Drooling on the Pillow

Monday, May 16, 2005

Thank You and Good Night 

This is a true story. It sounds for all the world like a chick flick, but it happened exactly this way.

I must have been seven or eight years old. We lived in Tarentum, a little town on the Allegheny about twenty miles up from Pittsburgh. It was my father's home town.

He was a chiropractor at the time. He did a lot of things in his time, but for a few years there he was a bone-breaker. And a good one. I haven't spoken to him in more than twenty years so there's quite a salad of issues there, but I have to admit, when it came to chiropractics, he knew what he was doing.

About a block away I had an aunt, or she might have been my father's aunt, or more likely second cousin, but she was called Aunt Mid. She ran a beauty shop out of her house, converted from a closed-in porch. She would give me all her old equipment when she was done with it which was loaded with tubes, blowers, wires and dials and I would make space ships with the parts. Another aunt, one generation farther back, lived in the same house and she loved to sun-bathe nude in the grape arbor in the back yard. I loved to cut through that yard to my friend's house on the next block and there's a few images there I've been trying to get rid of for all my life.

The third woman who lived in that house was the only one whose genealogical relationship I'm sure of; my father's grandmother on his father's side. This was around 1955 and she was in her late nineties so she was almost certainly born during the Civil War.

Three old ladies with paper skin living in an enormous house on a cobblestone street. I spent some time in the beauty shop as Aunt Mid watched me while my mother was downtown shopping, but further back into the house I seldom ventured. It was as Victorian as Prince Albert's shorts.

So one day my mother gets off the phone and says that Aunt Mid wants to see me. When I get there Aunt Mid takes me into the sitting room where my greatgrandmother is perched with an enormous book in her lap. She pats the horsehair sofa next to her, and, as Aunt Mid brings a tray of tea, she opens up the book and starts showing me pictures.

When I was a kid I loved three things; baseball, maps and old pictures. Even today if there was a cable channel with only old film stock I'd watch it all the time. I don't know why, but the moments taken from lives and places that are irrevocably gone made me burn with something. They looked so real, but they couldn't be because they didn't exist anymore. It was something about the difference between what having their picture taken meant to them and looking at the pictures meant to me. For them it was stopping life for a moment to put it in their pocket; for me it was rummaging through the pockets of clothes stored in the attic. I was alive. They weren't. The sun was shining, the water gurgled. But it was gone.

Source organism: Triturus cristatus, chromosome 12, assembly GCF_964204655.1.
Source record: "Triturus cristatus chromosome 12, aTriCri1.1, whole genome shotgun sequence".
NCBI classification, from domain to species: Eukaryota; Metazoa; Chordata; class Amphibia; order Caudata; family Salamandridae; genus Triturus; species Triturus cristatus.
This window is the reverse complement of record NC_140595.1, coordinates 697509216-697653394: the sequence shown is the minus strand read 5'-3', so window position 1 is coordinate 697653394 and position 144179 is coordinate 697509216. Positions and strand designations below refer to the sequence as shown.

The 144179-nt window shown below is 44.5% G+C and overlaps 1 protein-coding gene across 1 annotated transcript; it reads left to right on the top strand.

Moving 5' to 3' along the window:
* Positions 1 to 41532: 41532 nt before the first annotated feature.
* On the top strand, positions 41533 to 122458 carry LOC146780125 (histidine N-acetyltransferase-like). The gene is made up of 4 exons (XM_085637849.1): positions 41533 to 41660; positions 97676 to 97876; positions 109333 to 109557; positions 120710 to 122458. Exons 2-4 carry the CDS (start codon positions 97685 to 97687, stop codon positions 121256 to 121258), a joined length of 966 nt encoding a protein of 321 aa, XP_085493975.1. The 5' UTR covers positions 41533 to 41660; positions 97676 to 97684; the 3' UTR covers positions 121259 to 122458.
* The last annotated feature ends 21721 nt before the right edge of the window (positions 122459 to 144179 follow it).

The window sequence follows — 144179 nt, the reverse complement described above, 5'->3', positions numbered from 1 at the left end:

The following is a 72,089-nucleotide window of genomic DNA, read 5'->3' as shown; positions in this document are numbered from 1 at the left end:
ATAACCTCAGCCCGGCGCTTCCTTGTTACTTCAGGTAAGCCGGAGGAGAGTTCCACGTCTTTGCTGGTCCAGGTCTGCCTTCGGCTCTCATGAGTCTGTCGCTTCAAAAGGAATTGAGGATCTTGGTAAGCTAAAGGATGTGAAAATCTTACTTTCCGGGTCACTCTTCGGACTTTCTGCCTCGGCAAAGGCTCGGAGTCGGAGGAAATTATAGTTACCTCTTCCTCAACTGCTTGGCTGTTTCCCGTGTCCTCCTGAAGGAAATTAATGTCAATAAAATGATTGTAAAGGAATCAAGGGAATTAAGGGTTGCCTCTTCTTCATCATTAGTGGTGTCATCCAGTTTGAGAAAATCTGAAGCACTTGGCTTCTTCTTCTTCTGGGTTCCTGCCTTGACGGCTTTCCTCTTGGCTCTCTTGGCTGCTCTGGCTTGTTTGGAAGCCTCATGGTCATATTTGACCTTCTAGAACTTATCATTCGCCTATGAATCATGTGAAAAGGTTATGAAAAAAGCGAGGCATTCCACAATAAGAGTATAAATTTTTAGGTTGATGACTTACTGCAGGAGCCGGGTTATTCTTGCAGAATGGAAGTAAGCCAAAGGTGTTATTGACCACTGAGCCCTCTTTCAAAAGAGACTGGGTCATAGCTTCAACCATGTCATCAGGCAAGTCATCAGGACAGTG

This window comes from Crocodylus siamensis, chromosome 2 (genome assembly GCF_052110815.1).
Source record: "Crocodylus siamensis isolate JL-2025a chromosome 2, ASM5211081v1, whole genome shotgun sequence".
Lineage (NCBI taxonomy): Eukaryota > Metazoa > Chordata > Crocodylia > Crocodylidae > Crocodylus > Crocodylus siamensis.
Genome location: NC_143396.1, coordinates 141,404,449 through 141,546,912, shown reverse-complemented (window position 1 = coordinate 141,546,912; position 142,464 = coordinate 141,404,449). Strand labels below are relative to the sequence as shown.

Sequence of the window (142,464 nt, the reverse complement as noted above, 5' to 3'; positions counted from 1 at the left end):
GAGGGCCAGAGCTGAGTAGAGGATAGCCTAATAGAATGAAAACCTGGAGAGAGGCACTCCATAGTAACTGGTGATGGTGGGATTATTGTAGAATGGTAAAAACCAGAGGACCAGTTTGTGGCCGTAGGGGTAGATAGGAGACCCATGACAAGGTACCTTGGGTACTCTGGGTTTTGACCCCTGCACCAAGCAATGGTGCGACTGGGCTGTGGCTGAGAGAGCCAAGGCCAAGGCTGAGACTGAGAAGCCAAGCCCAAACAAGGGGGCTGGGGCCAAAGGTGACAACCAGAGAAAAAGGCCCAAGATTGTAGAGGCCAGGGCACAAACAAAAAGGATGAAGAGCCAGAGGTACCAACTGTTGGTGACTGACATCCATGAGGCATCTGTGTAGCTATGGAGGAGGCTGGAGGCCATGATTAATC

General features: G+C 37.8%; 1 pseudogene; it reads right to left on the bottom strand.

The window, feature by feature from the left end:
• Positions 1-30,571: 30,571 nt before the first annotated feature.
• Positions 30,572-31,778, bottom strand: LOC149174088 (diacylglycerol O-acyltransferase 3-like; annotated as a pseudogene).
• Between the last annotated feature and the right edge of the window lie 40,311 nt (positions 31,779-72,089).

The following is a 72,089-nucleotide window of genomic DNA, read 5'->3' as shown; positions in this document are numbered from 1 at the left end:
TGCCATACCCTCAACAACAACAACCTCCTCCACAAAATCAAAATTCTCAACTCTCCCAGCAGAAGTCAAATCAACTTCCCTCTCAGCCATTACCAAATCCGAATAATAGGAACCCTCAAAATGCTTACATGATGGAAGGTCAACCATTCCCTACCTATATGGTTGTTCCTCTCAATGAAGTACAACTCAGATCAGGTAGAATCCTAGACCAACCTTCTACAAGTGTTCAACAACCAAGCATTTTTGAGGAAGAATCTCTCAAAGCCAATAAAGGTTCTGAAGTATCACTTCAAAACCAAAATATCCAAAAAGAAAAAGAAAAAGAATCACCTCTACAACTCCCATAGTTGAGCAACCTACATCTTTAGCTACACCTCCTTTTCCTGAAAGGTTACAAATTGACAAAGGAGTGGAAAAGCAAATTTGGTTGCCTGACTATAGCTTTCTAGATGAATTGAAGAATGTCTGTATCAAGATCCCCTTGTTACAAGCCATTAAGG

She took me through every picture telling me who the people were, where it was taken and the eventual fates of every person in the pictures. Summers on the lake, on the shore, in the mountains. Handsome men, full of themselves and wiseacre boys looking for trouble. Girls dressed up for a party or putting on theatricals on the lawn. Some of the boys died in The War and I guess she must have been talking about WWI, although it certainly could have been the Spanish War. Train trips. A college graduation picture with about fifteen women.

When we got to the end of the book she closed it and had Aunt Mid replace it on the top shelf and I went home.

That summer she called me over every few days and we'd have tea and look at another album. I started to recognize faces and remember relationships and that just knocked her out. She'd call in Aunt Mid, point to a face and ask me "Who is that?" And I'd say, "That's your daughter Mary's first boyfriend. Charlie." And they'd clap and laugh like I was a chimp with a yo-yo.

At some point we got to the bottom shelf and then the last album and the last picture. She patted my hand and sent me home and died a couple of days later.

I sure wish I knew what happened to the albums as I still have a few dozen of those images in my head. They were my family and the people that knew them and, aside from the pictures I remember, now they really are gone.
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